Monday, February 11, 2008

Monday in the 1st Week of Lent
Remembering Why

Readings: Leviticus 19:1-2, 11-18; Psalm 19:8, 9, 10, 15; Matthew 25:31-46

Lent is a good time to remember what we should and should not do as Christians. It is a good time to examine our conscience to see how well we are keeping the commandments. And today’s readings help us to do this by recalling for us some of the key dos and don’ts of our faith. You shall not act dishonestly… You shall not go around spreading slander… You shall not stand by idly when your neighbor’s life is at stake… You shall not bear hatred for your brother in your heart… You shall love your neighbor as yourself… Feed the hungry… Clothe the naked… Welcome the stranger…. Visit the prisoner... Of course, we already know all this. Even so, from time to time, it’s good to be reminded, so that we can check ourselves.

But this is only one part of what our readings are telling us today. Even more important than the details of what we should and should not do, our readings help us to remember why. They recall for us the reason for keeping the commandments. We find this, for example, in the same sentence that occurs no less than four times in the brief first reading: I am the Lord. For the people of Israel, these four words are loaded with meaning. They remind them not only of why they should obey, but also of whom they are obeying. For this Lord who is giving them all these commandments is the same One who has freed them from slavery in Egypt, accompanied them through their years of wandering in the wilderness, and is now leading them into the Promised Land. This is the Lord their God, who has shown himself to be as powerful as he is merciful, slow to anger and abounding in love. This is the One who has their best interests at heart. This is the One who is teaching them the way to true happiness. Be holy, for I, the Lord, your God, am holy.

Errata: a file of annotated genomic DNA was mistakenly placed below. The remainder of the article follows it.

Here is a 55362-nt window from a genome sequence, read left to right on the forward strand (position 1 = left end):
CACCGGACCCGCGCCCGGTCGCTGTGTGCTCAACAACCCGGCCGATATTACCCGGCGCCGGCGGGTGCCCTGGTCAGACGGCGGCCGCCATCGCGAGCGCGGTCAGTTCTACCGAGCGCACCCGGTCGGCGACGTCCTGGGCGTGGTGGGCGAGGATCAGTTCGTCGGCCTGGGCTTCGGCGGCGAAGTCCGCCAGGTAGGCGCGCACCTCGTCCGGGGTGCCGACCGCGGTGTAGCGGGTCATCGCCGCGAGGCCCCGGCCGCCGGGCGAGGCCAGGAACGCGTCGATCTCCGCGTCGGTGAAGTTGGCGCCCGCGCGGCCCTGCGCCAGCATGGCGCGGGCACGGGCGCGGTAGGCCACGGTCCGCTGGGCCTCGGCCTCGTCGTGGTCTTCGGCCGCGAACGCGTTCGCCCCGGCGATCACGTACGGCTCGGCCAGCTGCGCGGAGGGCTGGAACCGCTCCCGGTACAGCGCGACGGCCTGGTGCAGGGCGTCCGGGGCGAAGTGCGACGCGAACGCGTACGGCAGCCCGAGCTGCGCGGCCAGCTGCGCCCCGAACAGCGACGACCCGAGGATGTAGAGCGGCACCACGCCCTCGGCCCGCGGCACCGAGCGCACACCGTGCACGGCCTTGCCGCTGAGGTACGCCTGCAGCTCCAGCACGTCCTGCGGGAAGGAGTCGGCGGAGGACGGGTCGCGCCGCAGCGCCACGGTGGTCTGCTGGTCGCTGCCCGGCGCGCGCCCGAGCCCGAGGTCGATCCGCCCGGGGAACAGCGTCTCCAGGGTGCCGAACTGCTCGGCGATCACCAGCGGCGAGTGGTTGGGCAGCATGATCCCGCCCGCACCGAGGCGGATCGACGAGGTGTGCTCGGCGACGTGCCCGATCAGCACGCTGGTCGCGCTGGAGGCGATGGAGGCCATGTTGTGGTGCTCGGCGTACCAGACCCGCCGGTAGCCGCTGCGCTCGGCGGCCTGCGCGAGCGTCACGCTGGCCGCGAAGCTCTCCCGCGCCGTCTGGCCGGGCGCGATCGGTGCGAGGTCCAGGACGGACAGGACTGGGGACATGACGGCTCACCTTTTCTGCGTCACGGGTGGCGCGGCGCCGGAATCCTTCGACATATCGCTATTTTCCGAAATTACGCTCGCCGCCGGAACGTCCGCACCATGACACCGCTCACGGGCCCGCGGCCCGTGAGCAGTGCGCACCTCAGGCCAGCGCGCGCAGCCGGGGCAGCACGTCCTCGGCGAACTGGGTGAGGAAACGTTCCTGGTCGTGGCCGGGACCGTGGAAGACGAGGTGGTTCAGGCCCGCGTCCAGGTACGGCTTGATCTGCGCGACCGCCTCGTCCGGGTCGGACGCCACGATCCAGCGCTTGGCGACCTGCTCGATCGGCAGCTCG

And, for us who are Christian, our readings give us even more reason to obey. For they remind us that, in Christ, the God of the Israelites has become one of us, even to the point of accepting death on a cross. And, of course, every one of us has his or her own personal memories of how the Lord has freed us and saved us, of how the Lord has been faithful to us and is continually showing us the way to happiness and fullness of life. How then can we not listen to the voice of the Lord? How can we not show mercy to those most in need, when Jesus clearly reminds us that any kindness shown to others is shown to him? Whatever you did for one of these least brothers of mine, you did for me…

Lent is indeed a good time to remember what we should and should not do. But, perhaps even more than that, it is also primarily a time for remembering why and whom it is we obey.

What memories do the readings evoke in you today?

1 comment:

  1. Last weekend's edition of The Sunday Times carried a news report on a handful of contractors / suppliers who turned down contracts offerred them by the Integrated Resorts, on the grounds that gambling goes against the grain of their business ethics. Although the sum involved was not large, these corporations nonetheless made a very potent statement - and paid the price for it. In big time business and corporate life, it is very easy to drown out the voice of the LORD by rationalising and by being beguiled by competing voices.

    Like tuning into a radio station, one needs to filter off all stray signals and noise. This pre-supposes that one KNOWS the frequency of the desired radio station and what constitute 'stray signals' and 'noise'. And the means to do this is grace. Gratuitous grace.

    Looking back, the LORD HAS freed me. He HAS been faithful to me. He HAS taught me true happiness. My faith journey has been one led by an incredibly patient and loving Father, mentor and friend. Amazing grace.